Friendship hinges on individual personality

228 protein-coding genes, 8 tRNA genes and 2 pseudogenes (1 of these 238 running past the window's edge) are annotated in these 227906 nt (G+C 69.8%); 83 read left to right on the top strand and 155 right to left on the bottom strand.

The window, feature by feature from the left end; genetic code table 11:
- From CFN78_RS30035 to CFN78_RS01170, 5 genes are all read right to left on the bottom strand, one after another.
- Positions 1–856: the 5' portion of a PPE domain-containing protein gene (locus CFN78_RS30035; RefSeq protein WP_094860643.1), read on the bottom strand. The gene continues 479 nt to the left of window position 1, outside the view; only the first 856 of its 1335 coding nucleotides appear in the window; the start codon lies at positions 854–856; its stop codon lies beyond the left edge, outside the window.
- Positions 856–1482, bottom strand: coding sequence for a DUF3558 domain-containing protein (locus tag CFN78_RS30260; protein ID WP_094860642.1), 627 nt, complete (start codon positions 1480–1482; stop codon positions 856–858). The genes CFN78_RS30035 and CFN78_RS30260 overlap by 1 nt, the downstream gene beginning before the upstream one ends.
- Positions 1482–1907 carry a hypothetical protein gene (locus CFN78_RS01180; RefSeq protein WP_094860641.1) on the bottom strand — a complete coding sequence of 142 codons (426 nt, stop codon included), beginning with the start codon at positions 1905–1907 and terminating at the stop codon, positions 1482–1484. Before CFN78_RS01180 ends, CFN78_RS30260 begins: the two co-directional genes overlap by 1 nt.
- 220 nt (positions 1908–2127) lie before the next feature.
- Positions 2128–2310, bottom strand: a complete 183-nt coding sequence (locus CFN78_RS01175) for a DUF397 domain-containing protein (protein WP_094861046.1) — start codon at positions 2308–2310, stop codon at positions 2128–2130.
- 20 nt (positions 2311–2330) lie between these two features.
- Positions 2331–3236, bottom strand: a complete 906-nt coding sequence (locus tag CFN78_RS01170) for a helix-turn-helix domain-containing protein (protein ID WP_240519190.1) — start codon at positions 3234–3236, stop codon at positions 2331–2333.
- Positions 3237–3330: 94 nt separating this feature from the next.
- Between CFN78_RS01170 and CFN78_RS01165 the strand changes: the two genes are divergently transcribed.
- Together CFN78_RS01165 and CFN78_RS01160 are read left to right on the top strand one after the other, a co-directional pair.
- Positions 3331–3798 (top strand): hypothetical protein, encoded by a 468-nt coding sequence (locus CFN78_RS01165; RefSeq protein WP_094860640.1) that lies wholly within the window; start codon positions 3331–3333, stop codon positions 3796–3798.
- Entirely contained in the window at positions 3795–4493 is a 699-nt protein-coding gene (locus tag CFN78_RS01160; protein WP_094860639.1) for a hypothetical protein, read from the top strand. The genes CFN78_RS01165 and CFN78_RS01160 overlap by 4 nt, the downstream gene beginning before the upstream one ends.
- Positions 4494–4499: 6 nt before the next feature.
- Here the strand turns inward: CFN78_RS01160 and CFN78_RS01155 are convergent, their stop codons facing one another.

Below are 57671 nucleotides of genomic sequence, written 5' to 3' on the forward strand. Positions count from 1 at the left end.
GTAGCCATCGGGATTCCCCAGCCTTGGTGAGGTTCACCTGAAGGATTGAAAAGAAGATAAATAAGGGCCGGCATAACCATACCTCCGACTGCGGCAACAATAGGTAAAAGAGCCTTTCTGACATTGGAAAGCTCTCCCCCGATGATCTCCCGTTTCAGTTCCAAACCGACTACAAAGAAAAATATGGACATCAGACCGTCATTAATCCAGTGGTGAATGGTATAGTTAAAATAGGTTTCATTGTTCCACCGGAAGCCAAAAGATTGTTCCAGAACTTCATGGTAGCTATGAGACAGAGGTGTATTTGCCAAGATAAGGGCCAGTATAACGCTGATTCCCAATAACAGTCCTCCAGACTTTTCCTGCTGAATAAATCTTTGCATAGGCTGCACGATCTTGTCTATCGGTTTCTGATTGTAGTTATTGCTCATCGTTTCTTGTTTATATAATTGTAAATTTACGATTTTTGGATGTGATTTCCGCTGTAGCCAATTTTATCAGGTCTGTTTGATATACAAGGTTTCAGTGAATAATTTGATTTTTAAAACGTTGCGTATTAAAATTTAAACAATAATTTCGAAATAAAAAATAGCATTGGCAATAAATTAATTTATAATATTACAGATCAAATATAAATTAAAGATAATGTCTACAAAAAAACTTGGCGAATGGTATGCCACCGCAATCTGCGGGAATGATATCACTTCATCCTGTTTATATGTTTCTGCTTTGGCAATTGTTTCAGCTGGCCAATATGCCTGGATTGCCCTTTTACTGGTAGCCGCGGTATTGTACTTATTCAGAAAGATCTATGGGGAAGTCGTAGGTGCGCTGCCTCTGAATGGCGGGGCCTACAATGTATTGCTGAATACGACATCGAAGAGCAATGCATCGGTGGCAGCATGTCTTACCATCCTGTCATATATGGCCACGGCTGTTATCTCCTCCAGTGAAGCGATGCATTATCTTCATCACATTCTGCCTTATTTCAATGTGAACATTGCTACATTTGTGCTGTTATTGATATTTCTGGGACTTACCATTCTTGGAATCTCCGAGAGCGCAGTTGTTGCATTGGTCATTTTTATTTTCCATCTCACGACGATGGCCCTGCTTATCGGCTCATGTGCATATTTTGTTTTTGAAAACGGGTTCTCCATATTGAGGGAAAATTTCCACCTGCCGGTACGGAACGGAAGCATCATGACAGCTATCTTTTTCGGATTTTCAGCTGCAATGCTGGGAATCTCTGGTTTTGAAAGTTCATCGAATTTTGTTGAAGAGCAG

first_imgOne’s personality decides whether you would strike a chord with a stranger, says an interesting study.Those who score low on neuroticism — the personality dimension related to anxiety and self-consciousness — are more likely to open the channel of interaction in response to eye contact, the findings showed.On the other hand, those who are more anxious and self-conscious may find eye contacts discomforting and may even experience high levels of anxiety when they are the focus of someone’s gaze. Also Read – ‘Playing Jojo was emotionally exhausting’“Our findings indicate that people do not only feel different when they are the centre of attention but that their brain reactions also differ,” said corresponding author Jari Hietanen from the University of Tampere in Finland.For some, eye contact tunes the brain into a mode that increases the likelihood of initiating an interaction with other people.“For others, the effect of eye contact may decrease this likelihood,” Hietanen added.Eye contact plays a crucial role when people initiate interaction with other people. Also Read – Leslie doing new comedy special with NetflixIf people look each other in the eye, they automatically send a signal that their attention is focused on the other person.However, in some individuals, eye contact may also trigger brain activity associated with avoidance motivation.In this study, the researchers set out to study what lies underneath these individual psychological differences. Does personality modulate how a person reacts to eye contact? Can this difference be measured by brain activity? “We conducted an experiment where the participants’ electrical brain activity was recorded while they were looking at another person who was either making eye contact or had her gaze averted to the side,” said researcher Helen Uusberg from the University of Tartu in Estonia.The results showed that personality does indeed modulate the way one’s brain reacts to attention from another individual. The study appeared in the journal Neuropsychologia.last_img

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